House Republicans warn about loss of public trust after COVID lockdowns at tense roundtable
FOX News 2hrs ago

The Republican-led House panel investigating the COVID-19 pandemic kicked off its first public event Tuesday, with multiple GOP lawmakers laying blame for Americans losing trust in health officials directly at the feet of those who promoted lockdowns and vaccine mandates.

The House Select Subcommittee on the Coronavirus Pandemic held a roundtable on "Preparing for the Future by Learning From the Past," grilling medical experts on what broad public health restrictions during the pandemic did to Americans of all ages.

Several lawmakers directed their frustrations at Democrats’ invited witness, American Public Health Association Executive Director Georges Benjamin.

"What we have now is a complete lack of trust and confidence in the public health sector…and that's due to a coordinated spread of misinformation and disinformation that was for political gain, for the most part — in a lot of part — by public health officials like yourself," Texas GOP Rep. Ronny Jackson said during one of the tenser moments in the hours-long event.


Jackson told Benjamin that he was a "strange witness" for Democrats to call upon considering the growing doubt Americans feel about the advice of public health experts.


Critics of COVID-19 health measures recently seized on a new report published in The Lancet medical journal this month that indicates immunity from a coronavirus infection could be just as strong as getting a double-vaccination – which had been required across most facets of public life for much of the pandemic since the vaccines’ production. 

Georgia Republican Rep. Rich McCormick compared COVID vaccine aversion during the height of the pandemic to doctors in the 19th century largely doubting the fact that washing their hands held health benefits for themselves and their patients.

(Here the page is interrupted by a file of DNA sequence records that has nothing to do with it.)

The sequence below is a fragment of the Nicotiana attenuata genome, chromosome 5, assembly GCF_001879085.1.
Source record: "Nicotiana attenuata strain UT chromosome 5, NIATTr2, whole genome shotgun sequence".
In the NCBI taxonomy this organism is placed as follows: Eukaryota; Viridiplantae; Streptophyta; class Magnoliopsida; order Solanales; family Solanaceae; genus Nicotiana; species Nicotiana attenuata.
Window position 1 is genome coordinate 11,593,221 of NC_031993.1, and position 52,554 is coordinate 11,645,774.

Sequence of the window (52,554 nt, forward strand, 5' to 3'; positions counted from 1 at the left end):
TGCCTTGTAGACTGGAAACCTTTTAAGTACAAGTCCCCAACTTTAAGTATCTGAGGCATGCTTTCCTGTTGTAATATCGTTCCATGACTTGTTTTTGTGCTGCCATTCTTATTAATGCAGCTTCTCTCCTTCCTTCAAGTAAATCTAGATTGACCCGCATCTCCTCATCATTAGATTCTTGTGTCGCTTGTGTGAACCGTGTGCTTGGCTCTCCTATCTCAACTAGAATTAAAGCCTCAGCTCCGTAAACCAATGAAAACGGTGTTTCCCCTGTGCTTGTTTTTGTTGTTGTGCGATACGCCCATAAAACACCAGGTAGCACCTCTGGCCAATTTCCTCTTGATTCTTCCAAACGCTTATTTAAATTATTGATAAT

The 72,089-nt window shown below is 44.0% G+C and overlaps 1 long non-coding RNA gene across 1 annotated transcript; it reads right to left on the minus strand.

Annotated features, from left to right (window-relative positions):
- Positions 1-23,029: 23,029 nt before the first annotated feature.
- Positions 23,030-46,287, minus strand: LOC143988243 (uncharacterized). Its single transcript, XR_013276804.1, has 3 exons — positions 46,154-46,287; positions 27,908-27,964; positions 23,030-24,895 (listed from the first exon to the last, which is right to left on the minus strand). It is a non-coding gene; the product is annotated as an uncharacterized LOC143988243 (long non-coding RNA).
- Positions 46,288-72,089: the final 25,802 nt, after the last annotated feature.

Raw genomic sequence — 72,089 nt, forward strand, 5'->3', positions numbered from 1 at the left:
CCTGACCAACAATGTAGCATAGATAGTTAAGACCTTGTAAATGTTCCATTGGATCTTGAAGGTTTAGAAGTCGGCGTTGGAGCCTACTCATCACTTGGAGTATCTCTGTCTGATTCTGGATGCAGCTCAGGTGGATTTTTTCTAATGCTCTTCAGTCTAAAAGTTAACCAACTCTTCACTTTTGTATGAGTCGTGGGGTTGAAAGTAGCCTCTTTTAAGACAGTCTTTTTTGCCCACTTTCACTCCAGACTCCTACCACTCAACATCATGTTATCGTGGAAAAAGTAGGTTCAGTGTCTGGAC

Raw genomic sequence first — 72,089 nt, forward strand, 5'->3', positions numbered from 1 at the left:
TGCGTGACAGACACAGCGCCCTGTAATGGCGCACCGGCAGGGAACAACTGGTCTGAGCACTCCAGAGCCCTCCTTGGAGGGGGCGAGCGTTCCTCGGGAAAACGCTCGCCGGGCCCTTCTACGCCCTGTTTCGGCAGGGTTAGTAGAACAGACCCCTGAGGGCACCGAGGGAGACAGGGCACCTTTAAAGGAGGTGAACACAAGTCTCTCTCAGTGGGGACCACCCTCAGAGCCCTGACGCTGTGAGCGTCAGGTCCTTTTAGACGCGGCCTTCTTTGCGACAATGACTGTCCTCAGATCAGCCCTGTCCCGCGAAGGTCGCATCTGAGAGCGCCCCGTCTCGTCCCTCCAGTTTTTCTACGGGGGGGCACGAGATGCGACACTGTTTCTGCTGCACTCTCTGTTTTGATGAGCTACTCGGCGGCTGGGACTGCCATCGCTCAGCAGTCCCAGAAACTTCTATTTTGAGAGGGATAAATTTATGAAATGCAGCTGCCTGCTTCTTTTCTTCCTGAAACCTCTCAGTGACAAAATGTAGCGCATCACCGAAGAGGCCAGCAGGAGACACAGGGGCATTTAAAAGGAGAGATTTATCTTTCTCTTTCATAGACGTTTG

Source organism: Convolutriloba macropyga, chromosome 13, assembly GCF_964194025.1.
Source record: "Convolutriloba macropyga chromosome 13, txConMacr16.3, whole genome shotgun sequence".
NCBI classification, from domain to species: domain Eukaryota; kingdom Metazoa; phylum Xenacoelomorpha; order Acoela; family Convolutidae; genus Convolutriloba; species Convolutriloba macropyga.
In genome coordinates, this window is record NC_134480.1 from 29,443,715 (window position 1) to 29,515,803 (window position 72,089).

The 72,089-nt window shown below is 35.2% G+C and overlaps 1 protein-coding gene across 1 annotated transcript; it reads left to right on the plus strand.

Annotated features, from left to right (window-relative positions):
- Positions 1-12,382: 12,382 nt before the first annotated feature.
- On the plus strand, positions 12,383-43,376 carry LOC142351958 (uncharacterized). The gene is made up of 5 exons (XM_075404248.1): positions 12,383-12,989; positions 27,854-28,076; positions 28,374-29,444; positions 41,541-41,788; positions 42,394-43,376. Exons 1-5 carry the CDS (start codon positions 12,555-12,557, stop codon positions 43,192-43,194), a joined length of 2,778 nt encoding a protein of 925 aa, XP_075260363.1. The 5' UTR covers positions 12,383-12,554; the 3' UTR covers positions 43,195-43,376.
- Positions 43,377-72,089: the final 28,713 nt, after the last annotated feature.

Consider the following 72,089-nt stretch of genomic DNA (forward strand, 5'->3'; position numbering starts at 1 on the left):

"We do more harm than good by — to treat people with booster shots right now, if you have immunity," McCormick said.

On Benjamin’s admission that he himself had not treated a patient since the 1990s, the Georgia Republican fumed, "One of the things that disturbed me greatly about this pandemic is that people who are ‘experts’ who have never seen a patient for COVID, were telling physicians like myself — who saw thousands of patients — that I could not speak, and that I should be censored."

Firebrand Georgia Rep. Marjorie Taylor Greene expressed outrage at her own censorship on Twitter over accusations of spreading COVID misinformation and claimed that widespread school shutdowns to slow the virus only served to harm children.

Greene said "children truly suffered en masse" during the closures and "natural immunity is something that should have been trusted, but for some reason, all common sense, and all knowledge went out the window."

Three of the event’s witnesses — doctors Jay Bhattacharya, Martin Kulldorf, and Marty Makary — are part of a small group of medical experts known as the Norfolk Group. The collective released a blueprint last week with recommendations for a bipartisan panel to investigate the "collateral damage" done by the government’s response to COVID-19.

The blueprint said that school closures "generated enormous societal damage without significantly lowering COVID-19 mortality, while failing to protect high-risk Americans."

Rep. Raul Ruiz, himself a medical doctor and the top Democrat on the subcommittee, tore into the witnesses’ legitimacy in his opening statement. 

"I am troubled that… participants on today’s panel have a well-documented history of downplaying the gravity of the COVID-19 pandemic and defying the overwhelming consensus of America’s scientific, research, and public health communities — including by advocating for a reckless herd immunity strategy for a deadly novel virus we knew little about and drawing into question vaccine policies that contributed to the prevention of more than three million fatalities," Ruiz said.

"To successfully carry out the charge of this Select Subcommittee, our work must lead with facts and follow the science. Anything less would be a misguided use of our time and taxpayer dollars and a betrayal of the interests of the American people."

Multiple studies have been done on the effectiveness of lockdowns since the pandemic's peak.

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